Throughout our worldwide MEDC events, one of the hardest thing for us to judge is the difference between speaker ratings between the 3 regions. US, EMEA and Asia. It seems there is a disparity between the 3 and I believe some of them are due to cultural and psychological differences.
The US audience tend to be more critical and honest about giving speaker feedback and if a speaker is good, the US audience tend to reward the speaker with 9s. If the speaker is bad, the feedback can be really brutal. So on a scale of 1 - 9, most US audience will utilize almost every value within that range. Perhaps the only black hole numbers (numbers that are hardly used in speaker ratings) are 3 - 5. If you're bad below 6 you'll automatically drop to 2 or 1.
In other parts of the world, audience tend to be more reserved the further out you reach from the US. Maybe because many people are hesitant to answer 9 in feedback forms because of the word "Very Satisfied". If you take a step back and think about it, most US Audience already know that 9 means very good score, Kudos!, Great Job!. But for someone who was not brought up with English as the first language, giving a "Very Satisfied" rating means a whole lot more. Meaning they would have to be blown away totally. I might be wrong, but that is a psychologically barrier that makes the rating different worldwide. If a session is good, I'll give an 8.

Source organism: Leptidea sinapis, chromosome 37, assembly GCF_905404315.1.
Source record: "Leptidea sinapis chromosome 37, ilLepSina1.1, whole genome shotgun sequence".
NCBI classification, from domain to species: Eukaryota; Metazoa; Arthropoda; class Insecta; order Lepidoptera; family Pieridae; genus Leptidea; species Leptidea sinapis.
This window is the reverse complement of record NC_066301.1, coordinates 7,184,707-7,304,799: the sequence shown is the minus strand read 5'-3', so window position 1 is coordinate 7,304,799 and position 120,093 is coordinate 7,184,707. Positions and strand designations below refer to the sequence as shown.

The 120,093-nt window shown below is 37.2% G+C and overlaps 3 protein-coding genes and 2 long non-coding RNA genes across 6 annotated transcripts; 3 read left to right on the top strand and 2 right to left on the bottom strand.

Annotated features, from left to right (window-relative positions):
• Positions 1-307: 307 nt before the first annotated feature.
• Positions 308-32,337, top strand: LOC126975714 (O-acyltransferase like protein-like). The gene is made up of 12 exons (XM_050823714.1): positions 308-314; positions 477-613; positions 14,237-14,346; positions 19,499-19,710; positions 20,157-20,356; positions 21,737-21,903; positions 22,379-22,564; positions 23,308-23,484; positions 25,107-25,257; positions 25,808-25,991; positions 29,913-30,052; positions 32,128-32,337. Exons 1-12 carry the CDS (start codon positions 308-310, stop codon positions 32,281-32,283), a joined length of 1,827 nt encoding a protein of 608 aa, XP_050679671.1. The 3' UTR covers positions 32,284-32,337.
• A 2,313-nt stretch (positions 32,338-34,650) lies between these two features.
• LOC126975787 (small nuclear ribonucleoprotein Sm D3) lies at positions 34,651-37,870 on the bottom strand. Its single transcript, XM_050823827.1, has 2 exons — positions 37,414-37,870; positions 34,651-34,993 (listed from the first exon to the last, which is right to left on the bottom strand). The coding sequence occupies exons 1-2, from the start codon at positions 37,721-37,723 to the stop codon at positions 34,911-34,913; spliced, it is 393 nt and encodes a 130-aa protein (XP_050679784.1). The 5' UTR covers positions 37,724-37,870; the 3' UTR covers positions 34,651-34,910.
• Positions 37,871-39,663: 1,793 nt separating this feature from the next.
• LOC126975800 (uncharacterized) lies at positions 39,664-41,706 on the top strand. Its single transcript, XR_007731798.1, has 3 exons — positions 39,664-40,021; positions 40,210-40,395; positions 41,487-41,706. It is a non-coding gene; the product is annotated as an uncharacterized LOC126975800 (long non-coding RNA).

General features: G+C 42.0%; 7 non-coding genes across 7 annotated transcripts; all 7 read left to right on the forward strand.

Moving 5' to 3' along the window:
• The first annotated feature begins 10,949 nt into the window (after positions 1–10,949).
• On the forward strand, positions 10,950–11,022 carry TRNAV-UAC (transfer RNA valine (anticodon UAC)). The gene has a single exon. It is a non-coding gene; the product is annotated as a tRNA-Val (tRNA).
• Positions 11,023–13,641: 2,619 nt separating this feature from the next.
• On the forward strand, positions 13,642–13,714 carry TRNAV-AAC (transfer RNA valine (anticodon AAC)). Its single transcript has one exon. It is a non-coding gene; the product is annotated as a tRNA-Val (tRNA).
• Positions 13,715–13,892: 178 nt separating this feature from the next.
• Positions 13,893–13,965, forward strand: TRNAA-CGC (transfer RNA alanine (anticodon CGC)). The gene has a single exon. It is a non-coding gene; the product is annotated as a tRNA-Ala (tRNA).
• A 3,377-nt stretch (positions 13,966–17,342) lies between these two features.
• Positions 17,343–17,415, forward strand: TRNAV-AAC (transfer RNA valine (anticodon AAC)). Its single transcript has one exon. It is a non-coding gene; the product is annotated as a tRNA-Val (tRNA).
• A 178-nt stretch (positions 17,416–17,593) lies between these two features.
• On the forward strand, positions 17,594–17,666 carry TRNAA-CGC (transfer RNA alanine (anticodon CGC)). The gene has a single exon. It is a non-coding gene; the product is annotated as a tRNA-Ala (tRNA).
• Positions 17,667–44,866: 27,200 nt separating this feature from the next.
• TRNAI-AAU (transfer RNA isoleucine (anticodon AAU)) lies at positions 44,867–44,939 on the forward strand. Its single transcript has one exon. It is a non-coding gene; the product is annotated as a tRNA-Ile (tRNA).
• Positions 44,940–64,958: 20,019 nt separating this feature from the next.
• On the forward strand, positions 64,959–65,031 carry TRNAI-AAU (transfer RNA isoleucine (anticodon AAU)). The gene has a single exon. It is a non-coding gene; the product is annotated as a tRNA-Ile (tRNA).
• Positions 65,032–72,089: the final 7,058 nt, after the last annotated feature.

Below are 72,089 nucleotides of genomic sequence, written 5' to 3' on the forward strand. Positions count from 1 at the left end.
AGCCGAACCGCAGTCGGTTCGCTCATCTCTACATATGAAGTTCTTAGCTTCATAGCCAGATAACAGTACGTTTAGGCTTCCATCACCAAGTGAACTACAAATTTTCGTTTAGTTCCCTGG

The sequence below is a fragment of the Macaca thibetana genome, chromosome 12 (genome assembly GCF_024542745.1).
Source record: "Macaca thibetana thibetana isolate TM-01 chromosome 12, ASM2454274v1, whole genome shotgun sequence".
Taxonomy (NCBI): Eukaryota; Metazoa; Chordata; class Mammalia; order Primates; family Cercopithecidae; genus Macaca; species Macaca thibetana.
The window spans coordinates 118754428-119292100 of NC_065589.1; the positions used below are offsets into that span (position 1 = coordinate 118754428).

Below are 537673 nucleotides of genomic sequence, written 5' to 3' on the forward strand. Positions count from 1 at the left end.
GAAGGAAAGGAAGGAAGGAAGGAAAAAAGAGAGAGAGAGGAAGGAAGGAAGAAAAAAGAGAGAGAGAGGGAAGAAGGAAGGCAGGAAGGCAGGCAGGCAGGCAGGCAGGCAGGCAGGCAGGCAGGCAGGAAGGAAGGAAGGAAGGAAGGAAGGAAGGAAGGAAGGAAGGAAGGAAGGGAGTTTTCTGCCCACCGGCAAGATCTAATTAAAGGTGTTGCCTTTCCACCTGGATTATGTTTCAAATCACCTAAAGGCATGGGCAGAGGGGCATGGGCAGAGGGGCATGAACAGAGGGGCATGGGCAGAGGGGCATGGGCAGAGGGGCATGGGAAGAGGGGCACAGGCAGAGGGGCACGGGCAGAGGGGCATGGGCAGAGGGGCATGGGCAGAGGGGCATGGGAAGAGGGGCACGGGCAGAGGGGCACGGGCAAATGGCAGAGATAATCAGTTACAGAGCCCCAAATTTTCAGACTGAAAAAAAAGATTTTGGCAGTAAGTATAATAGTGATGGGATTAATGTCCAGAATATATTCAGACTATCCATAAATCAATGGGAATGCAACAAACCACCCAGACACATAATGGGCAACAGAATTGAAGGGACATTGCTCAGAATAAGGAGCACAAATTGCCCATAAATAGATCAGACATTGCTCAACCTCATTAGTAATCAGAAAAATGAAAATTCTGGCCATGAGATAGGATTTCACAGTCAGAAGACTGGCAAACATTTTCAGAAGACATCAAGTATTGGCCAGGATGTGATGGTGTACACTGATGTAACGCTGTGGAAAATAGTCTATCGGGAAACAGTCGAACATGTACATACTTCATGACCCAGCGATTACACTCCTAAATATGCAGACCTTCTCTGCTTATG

So let's take Mike Hall for instance (since he has the most consistent feedback we've seen so far). His session in the Las Vegas event rated 8.33 out of a possible 9.0. Which in the US terms and according to peers, is a fantastic rating. He did not get top spot but nonetheless, an exceptional score. The 2nd session he presented had an 8.32 score (consistent).
In Europe, his score was 8.02 for a similar session and 7.84 for his next session. He also presented in Malaysia and he attained 7.57 and 7.58 session scores. I've also compared session scores between Taiwan, China, Japan and Malaysia and they're similar enough that we can lump them into one region (ASIA). So I've built a simple table to illustrate the difference between regions.
As you can see, the difference between regions are also consistent. Obviously there are many other moving factors that you have to take into account such as type of session delivered, appropriateness of content etc.
So this is my personal attempt at establishing a Speaker Rating Handicap. I believe that in order to compare speaker ratings across the world (in this case 3 main regions, US, EU and Asia), you can apply Regional Modifiers or Handicap especially for US speakers travelling to other countries to present or if you need to compare how good a speaker is compared to local ones. This is my guideline:
I know I did not go very deep and used a lot of average (I suck at stats in school), but this is a simplified way of being able to determine how good a speaker is across regions. I will not use this in a competition though, unless someone can help me figure this out in a more accurate way.